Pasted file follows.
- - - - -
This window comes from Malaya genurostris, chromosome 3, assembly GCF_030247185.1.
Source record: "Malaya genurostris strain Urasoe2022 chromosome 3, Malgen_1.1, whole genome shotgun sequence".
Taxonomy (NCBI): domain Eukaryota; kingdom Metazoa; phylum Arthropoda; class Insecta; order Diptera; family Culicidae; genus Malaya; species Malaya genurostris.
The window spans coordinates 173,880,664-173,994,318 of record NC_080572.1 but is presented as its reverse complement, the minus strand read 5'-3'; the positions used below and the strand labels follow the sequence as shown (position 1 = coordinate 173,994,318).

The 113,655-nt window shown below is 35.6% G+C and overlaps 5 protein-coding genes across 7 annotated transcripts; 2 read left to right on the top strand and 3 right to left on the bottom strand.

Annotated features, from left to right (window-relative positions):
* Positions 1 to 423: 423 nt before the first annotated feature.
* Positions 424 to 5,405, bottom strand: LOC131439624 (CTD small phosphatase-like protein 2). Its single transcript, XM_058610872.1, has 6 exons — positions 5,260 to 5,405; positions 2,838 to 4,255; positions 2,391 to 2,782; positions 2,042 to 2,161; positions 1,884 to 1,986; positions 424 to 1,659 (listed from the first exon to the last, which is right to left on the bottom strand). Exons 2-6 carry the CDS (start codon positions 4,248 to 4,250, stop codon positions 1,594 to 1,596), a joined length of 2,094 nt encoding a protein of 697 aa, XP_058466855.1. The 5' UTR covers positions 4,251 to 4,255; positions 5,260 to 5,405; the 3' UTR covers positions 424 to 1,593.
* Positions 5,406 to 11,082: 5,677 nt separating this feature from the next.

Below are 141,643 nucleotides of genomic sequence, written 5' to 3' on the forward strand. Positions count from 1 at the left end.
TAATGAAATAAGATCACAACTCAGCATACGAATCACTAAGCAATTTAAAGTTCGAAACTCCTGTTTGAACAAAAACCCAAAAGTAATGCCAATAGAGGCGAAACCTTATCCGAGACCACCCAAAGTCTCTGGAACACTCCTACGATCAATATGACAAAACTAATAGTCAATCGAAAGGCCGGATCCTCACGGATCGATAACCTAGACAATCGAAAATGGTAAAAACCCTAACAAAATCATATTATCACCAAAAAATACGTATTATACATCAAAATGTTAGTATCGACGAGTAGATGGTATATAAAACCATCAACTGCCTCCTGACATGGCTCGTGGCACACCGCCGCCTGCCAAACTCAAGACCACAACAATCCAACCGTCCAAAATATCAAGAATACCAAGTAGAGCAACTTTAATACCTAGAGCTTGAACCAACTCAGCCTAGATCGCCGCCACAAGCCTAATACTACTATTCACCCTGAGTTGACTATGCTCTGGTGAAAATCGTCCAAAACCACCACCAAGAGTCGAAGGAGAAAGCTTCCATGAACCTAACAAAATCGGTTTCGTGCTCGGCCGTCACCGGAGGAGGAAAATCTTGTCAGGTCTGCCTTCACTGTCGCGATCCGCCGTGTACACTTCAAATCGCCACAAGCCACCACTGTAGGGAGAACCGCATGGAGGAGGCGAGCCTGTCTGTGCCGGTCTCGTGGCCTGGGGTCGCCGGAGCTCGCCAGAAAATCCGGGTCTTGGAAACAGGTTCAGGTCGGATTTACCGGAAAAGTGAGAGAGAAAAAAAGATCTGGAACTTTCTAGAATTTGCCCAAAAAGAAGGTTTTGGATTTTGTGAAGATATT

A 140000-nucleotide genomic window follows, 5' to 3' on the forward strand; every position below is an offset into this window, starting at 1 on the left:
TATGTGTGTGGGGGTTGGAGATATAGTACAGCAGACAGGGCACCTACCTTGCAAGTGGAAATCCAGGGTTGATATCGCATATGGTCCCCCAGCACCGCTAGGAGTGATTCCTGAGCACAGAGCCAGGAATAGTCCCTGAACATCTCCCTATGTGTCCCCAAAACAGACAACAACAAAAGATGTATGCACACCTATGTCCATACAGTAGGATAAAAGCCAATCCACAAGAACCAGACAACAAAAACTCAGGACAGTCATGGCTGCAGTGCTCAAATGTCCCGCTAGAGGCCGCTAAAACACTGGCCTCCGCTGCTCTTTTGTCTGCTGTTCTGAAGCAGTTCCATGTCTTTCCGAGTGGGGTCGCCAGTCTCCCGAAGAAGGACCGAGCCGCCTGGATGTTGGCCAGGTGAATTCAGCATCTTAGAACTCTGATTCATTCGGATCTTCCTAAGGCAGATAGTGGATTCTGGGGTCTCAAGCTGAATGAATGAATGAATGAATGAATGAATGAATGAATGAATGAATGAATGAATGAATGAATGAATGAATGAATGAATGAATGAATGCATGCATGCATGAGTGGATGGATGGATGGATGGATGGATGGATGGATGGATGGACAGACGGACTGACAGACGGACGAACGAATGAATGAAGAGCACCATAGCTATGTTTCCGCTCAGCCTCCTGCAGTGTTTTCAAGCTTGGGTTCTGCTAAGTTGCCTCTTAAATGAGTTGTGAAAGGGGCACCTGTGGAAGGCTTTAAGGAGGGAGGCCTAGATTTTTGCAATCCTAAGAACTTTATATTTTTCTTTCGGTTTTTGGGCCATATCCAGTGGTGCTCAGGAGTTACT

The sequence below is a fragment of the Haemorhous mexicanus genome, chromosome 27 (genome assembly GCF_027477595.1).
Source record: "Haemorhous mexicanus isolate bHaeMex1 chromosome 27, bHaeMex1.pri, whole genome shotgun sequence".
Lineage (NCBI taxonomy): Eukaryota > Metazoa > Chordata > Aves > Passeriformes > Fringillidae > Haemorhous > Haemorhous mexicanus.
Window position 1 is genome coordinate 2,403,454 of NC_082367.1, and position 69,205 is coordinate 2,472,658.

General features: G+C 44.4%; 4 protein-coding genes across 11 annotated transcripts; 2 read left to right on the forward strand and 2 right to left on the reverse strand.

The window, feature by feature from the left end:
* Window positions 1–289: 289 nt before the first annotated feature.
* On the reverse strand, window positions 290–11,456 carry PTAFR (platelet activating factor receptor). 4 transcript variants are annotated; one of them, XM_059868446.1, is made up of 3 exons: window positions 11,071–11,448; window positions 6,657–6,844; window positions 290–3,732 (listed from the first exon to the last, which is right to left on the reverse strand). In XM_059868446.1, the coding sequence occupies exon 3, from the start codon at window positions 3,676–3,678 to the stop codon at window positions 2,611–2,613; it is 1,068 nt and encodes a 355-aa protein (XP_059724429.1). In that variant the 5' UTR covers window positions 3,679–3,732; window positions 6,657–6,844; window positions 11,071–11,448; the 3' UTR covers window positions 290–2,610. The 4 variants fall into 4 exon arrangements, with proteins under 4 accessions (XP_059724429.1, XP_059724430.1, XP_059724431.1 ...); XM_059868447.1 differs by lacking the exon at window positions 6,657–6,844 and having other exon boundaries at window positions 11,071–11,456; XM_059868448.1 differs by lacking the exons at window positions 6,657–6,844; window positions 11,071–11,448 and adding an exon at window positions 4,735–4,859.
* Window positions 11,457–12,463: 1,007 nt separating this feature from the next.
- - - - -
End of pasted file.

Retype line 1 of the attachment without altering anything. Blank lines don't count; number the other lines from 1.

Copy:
This window comes from Malaya genurostris, chromosome 3, assembly GCF_030247185.1.